Do you think tragic irresolution is the strength of Doctor Faustus?

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swd337 eNotes educator| Certified Educator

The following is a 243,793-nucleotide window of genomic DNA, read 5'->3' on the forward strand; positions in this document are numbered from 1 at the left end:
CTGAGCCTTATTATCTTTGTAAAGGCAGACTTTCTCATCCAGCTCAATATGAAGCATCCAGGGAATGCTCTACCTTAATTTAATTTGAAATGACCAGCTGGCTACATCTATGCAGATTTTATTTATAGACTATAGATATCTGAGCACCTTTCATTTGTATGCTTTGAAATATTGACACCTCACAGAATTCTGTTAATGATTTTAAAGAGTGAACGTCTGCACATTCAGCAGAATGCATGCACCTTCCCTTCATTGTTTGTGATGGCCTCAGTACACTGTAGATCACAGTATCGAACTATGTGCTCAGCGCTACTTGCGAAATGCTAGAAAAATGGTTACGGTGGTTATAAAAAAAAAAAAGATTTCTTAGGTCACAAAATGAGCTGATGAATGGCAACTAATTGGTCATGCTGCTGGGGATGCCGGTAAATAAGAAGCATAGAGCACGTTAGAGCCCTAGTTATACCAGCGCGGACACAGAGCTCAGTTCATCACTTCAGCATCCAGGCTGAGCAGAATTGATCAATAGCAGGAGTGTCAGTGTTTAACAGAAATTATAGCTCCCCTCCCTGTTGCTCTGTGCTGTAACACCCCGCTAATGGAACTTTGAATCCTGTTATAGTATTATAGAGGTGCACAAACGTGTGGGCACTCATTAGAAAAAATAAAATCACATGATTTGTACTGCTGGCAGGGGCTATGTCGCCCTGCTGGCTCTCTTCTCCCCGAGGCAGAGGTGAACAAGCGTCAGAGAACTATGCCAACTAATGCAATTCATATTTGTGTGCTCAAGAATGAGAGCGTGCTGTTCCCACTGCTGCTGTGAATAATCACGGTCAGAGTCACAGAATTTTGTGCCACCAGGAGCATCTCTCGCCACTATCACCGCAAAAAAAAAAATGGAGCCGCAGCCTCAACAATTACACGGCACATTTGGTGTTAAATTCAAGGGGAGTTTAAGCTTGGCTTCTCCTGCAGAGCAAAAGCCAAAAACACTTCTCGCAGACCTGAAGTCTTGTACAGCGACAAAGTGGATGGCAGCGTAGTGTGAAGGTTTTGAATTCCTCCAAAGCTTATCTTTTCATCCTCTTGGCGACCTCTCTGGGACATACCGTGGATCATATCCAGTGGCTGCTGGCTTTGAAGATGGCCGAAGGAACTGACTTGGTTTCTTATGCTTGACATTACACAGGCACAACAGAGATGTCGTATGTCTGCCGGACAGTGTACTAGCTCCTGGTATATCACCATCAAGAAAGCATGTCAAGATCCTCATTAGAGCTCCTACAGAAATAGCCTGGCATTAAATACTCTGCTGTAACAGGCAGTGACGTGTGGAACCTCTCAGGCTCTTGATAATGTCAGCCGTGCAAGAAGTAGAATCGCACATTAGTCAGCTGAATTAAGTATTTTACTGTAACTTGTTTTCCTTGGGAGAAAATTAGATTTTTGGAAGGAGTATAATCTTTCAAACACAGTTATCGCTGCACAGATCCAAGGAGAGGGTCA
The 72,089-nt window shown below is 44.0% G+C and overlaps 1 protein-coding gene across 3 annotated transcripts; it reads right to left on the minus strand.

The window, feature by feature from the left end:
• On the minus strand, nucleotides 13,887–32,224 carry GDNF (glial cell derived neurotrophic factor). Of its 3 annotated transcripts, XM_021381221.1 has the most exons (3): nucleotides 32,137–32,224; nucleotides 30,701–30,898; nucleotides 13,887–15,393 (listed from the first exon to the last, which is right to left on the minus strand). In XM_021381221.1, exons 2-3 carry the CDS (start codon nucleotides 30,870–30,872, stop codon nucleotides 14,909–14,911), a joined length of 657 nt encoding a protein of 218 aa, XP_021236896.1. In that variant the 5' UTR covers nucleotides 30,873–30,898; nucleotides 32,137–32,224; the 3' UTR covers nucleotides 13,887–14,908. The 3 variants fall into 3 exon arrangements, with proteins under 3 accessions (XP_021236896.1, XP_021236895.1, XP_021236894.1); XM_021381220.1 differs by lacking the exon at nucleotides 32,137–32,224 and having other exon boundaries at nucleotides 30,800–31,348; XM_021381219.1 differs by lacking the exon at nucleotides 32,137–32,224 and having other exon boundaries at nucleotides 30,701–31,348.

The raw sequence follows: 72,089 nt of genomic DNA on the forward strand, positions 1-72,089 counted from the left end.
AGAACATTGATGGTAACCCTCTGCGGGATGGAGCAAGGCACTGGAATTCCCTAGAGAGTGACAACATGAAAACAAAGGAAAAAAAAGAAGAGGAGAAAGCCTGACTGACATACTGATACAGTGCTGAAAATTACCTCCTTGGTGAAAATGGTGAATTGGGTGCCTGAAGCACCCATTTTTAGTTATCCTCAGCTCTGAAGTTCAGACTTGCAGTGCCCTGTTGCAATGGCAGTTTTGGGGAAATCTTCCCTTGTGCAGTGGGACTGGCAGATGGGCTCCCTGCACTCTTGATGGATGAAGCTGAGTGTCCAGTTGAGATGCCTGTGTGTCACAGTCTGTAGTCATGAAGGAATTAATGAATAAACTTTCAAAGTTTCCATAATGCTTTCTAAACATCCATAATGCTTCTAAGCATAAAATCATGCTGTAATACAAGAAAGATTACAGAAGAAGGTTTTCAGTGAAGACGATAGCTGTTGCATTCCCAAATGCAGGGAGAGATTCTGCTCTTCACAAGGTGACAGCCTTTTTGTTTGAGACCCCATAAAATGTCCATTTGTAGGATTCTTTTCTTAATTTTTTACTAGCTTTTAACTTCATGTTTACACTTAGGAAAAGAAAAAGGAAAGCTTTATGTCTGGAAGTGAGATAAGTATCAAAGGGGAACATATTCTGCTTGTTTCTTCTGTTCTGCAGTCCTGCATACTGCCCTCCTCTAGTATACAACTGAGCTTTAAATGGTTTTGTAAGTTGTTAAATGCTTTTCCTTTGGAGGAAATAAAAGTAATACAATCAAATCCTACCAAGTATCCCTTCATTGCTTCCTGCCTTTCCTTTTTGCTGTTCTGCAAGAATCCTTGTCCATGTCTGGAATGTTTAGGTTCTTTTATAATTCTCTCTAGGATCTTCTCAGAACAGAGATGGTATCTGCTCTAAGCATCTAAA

Faustus' hesitancy is likely not a strength of his, per se, but it does reveal the inner turmoil that Faustus deals with when deciding which decision will ultimately bring him the most fulfillment. On one hand, he can join Lucifer by selling his soul, and be served for a 24 year period by Lucifer's top demon Mephistopheles. On the other hand, he can live a normal life void of magical powers and attempt to find satisfaction in divinity, which was his area of study beforehand. The point of the play, of course, is that Faustus, being human, is so enamored by the lure of great power that he gives in to Lucifer's temptation and ultimately seals his fate to fall eternally into hell. But Faustus' hesitation to make a decision is clearly one of the most tragic parts of the play. We watch him slowly slipping into the hands of the devil. At one point he says, "My heart is so hardened I cannot repent!" While Faustus is later given the chance to repent again, he doesn't take it.